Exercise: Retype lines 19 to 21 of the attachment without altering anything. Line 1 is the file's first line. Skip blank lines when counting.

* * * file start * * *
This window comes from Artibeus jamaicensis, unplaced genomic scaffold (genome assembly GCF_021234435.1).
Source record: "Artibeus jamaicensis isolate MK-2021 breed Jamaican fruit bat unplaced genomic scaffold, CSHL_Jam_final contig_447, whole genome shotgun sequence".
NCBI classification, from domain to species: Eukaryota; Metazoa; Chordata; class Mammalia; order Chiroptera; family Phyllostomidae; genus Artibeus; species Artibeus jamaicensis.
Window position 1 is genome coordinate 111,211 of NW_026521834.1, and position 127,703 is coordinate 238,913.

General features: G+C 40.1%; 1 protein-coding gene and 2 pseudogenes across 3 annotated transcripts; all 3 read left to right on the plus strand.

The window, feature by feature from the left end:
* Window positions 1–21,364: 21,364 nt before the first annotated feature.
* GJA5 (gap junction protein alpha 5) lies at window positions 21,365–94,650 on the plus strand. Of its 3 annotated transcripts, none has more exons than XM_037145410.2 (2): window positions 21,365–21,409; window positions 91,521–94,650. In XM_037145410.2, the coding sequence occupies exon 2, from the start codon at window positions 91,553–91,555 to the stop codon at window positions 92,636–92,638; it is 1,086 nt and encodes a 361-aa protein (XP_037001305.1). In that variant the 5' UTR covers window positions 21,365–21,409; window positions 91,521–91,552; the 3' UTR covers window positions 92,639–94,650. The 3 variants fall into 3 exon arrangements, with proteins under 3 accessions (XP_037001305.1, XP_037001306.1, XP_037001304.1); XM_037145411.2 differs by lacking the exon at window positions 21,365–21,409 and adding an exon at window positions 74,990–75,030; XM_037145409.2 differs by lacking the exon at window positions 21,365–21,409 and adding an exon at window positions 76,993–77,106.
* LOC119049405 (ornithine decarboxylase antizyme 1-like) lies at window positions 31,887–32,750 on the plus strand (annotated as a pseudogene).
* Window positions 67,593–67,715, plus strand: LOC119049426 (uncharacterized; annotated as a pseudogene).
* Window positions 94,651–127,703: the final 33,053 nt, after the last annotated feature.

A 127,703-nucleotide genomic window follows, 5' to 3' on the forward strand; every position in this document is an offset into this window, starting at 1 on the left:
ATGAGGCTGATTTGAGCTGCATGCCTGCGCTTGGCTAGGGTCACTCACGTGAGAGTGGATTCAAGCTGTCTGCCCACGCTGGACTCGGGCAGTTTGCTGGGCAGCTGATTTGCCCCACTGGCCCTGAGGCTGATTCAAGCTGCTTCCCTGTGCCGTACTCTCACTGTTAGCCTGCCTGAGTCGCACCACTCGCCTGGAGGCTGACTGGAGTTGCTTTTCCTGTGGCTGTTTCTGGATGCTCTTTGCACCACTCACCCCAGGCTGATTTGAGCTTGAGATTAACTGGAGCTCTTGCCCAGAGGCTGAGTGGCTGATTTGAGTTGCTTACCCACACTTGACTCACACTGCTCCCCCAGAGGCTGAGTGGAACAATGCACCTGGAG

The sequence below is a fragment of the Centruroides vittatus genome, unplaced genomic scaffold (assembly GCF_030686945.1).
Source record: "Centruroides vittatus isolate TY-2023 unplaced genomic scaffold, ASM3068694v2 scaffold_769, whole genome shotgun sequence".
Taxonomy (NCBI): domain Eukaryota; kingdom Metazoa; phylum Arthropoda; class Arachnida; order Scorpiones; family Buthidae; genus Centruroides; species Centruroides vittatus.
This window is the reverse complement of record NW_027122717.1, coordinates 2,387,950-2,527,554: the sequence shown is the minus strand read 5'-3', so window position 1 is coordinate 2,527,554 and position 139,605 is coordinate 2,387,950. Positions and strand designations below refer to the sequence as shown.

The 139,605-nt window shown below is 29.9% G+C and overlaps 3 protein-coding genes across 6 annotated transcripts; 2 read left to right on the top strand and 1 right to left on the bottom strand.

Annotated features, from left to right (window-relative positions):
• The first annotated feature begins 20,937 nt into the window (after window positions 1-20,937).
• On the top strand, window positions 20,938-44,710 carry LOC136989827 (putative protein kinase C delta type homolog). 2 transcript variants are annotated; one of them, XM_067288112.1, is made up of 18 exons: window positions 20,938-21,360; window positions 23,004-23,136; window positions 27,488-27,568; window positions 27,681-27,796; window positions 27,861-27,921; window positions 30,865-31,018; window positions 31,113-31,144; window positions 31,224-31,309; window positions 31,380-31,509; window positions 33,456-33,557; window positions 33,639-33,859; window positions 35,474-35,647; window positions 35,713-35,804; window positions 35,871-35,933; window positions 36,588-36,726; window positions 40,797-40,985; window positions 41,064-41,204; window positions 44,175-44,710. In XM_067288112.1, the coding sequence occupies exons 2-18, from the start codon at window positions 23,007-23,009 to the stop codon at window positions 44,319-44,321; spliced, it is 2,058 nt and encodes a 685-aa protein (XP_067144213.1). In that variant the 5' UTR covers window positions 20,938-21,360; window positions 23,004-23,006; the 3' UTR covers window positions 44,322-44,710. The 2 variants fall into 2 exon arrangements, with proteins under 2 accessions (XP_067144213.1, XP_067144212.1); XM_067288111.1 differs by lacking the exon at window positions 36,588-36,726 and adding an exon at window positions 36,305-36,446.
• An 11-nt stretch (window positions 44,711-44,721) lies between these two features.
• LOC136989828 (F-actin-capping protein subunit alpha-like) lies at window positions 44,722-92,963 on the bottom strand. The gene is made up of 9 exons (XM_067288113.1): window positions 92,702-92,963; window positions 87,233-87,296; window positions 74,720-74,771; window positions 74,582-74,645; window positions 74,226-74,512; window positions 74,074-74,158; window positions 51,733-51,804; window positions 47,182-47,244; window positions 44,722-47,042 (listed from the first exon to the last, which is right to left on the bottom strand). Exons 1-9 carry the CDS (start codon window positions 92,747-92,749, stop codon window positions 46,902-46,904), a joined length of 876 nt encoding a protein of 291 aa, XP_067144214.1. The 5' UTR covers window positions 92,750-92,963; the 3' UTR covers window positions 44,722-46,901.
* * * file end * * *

Annotated features, from left to right (window-relative positions):
• The first annotated feature begins 20,937 nt into the window (after window positions 1-20,937).
• On the top strand, window positions 20,938-44,710 carry LOC136989827 (putative protein kinase C delta type homolog). 2 transcript variants are annotated; one of them, XM_067288112.1, is made up of 18 exons: window positions 20,938-21,360; window positions 23,004-23,136; window positions 27,488-27,568; window positions 27,681-27,796; window positions 27,861-27,921; window positions 30,865-31,018; window positions 31,113-31,144; window positions 31,224-31,309; window positions 31,380-31,509; window positions 33,456-33,557; window positions 33,639-33,859; window positions 35,474-35,647; window positions 35,713-35,804; window positions 35,871-35,933; window positions 36,588-36,726; window positions 40,797-40,985; window positions 41,064-41,204; window positions 44,175-44,710. In XM_067288112.1, the coding sequence occupies exons 2-18, from the start codon at window positions 23,007-23,009 to the stop codon at window positions 44,319-44,321; spliced, it is 2,058 nt and encodes a 685-aa protein (XP_067144213.1). In that variant the 5' UTR covers window positions 20,938-21,360; window positions 23,004-23,006; the 3' UTR covers window positions 44,322-44,710. The 2 variants fall into 2 exon arrangements, with proteins under 2 accessions (XP_067144213.1, XP_067144212.1); XM_067288111.1 differs by lacking the exon at window positions 36,588-36,726 and adding an exon at window positions 36,305-36,446.